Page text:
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What Are the Advantages & Disadvantages of Working for a CPA Firm?

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As a Certified Public Accountant, or CPA, you have a choice of where you work. Some CPAs choose to build their own business or work directly for a corporation. Another option is to take a position with a CPA firm. Working for a CPA firm offers many advantages and disadvantages, depending on your career goals and lifestyle. In order to apply for a position with a CPA firm you have to earn an accounting degree and pass the certification requirements to be a CPA in your state.

Reputation

One of the advantages to joining a CPA firm is that the reputation of the company is behind you. Rather than having to start from scratch building your own reputation to obtain a client base, the CPA firm already has an established reputation in the community that draws new and returning business. If you decide that to pursue a career opportunity with another CPA firm or a corporation, having the name of an established and well regarded CPA firm on your resume may help you in your job search.

Financial Rewards

Working for a CPA firm has its financial rewards. Accountants at these firms are often well compensated for their skills. The Bureau of Labor Statistics notes that in 2010 the average accountant had a salary of $68,690. Your expected salary with a CPA firm may vary depending on geographical location, previous work experience, the size of the firm and your position within the firm. As you climb the firm's career ladder your salary may rise dramatically with promotions.

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Work-Life Balance

Maintaining a good work-life balance can be difficult for CPAs, particularly during certain times of the year. It's not uncommon for a CPA with a firm to work extremely long hours, often putting in at least 10 to 12 hour workdays. During tax time, the first quarter of the year, a firm CPA may practically live at his desk, often skipping meal breaks or taking short ones and working overtime. Because of the long hours and heavy workload of CPA firms, employees may find it difficult to build or maintain a life outside of the office.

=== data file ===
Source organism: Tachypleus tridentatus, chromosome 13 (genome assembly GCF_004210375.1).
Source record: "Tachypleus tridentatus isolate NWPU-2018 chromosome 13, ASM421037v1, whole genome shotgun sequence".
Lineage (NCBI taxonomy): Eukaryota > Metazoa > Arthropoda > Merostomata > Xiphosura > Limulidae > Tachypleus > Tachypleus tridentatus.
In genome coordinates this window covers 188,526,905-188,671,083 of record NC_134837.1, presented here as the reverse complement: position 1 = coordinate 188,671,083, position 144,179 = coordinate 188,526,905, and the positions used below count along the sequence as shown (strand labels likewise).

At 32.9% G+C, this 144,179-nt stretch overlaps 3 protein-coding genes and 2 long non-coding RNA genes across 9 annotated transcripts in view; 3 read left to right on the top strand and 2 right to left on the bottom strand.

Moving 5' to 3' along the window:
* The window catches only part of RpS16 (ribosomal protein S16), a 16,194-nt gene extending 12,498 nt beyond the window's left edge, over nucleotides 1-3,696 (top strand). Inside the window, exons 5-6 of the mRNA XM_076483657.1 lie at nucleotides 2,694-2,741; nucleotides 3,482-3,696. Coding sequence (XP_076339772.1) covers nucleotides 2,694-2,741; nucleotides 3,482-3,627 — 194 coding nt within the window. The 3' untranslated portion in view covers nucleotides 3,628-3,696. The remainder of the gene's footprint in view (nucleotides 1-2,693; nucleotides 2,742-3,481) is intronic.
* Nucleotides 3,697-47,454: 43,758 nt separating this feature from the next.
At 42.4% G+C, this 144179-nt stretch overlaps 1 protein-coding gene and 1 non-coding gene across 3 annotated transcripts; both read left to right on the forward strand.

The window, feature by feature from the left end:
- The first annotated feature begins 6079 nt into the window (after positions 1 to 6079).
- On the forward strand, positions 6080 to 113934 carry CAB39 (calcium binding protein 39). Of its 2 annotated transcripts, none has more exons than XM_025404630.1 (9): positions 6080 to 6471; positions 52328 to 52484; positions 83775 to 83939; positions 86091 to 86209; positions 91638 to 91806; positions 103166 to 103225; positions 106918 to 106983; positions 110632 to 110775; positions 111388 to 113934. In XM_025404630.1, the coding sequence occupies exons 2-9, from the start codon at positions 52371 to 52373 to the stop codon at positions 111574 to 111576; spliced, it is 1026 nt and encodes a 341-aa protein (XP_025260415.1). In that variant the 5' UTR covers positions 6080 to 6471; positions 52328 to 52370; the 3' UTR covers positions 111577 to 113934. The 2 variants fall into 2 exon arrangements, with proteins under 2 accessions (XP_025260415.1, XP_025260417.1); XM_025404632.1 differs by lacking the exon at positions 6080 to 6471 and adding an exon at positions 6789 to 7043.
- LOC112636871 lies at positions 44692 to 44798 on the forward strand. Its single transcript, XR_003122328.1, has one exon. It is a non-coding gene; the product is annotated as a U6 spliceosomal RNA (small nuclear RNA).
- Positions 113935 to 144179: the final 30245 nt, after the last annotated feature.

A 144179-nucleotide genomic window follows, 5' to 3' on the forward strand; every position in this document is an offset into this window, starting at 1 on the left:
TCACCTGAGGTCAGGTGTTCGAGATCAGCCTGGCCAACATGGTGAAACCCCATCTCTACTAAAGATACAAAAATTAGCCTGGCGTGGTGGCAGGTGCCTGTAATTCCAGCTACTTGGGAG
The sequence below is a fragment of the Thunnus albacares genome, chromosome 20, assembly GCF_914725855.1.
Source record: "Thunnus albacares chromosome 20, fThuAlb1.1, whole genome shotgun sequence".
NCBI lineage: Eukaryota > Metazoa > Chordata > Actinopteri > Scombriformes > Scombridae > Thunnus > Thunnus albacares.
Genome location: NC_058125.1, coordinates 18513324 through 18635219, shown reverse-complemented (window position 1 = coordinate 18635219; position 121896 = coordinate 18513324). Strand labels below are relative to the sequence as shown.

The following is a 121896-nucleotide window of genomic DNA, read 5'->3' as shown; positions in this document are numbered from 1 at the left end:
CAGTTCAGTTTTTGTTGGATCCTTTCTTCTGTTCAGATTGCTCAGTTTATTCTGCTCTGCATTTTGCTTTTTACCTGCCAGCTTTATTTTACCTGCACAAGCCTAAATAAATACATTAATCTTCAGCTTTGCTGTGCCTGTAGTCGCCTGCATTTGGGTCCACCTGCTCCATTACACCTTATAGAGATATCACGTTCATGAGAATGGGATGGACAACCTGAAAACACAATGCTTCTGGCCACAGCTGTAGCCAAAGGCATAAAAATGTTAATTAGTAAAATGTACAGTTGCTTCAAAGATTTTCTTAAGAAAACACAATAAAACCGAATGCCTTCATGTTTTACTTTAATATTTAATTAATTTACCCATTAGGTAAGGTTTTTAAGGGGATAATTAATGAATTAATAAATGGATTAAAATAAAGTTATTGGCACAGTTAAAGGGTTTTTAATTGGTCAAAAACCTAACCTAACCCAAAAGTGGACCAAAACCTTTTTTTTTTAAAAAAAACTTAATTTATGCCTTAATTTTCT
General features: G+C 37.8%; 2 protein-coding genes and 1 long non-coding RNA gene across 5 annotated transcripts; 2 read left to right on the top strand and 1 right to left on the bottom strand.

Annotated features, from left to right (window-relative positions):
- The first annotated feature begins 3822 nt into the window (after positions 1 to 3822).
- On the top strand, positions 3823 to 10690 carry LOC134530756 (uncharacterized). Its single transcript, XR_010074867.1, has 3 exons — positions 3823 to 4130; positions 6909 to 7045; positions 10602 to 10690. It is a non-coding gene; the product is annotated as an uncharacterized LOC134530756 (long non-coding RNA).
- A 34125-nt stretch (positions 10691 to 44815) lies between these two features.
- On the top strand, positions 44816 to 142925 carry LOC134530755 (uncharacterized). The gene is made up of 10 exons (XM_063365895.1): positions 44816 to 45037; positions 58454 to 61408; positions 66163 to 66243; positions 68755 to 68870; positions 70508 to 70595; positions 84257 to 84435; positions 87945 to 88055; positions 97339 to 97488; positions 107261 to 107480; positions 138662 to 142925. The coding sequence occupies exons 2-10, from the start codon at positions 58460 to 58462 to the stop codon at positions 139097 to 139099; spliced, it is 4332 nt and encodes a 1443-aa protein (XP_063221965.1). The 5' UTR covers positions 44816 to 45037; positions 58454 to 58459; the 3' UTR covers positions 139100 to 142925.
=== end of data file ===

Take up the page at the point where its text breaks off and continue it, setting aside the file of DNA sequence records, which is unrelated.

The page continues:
Career Path

Working for a CPA firm gives you an avenue to significantly advance your career. You can advance through the ranks at a single firm, moving to positions such as finance manager and partner or elect to take higher positions at different firms. When you move up to a partner position with a CPA firm you earn a percentage of the firm's profits in addition to your own salary. As you advance, the amount of your billable hours also increases.

Travel

There are some positions within a CPA firm that require a large amount of travel. An example is a CPA who works as a consultant. As a consultant you may be required to travel the majority of the time to complete on-site financial consulting with clients. The amount of time a CPA is required to travel is determined by the size of the firm and its client base. Some CPAs in consultant positions may simply be required to travel around a city or territory while others may frequently need to travel to other states or countries.

2016 Salary Information for Accountants and Auditors

Accountants and auditors earned a median annual salary of $68,150 in 2016, according to the U.S. Bureau of Labor Statistics. On the low end, accountants and auditors earned a 25th percentile salary of $53,240, meaning 75 percent earned more than this amount. The 75th percentile salary is $90,670, meaning 25 percent earn more. In 2016, 1,397,700 people were employed in the U.S. as accountants and auditors.

About the Author

Residing in Los Angeles, Kristin Swain has been a professional writer since 2008. Her experience includes finance, travel, marketing and television. Swain holds a Bachelor of Arts in communication from Georgia State University.

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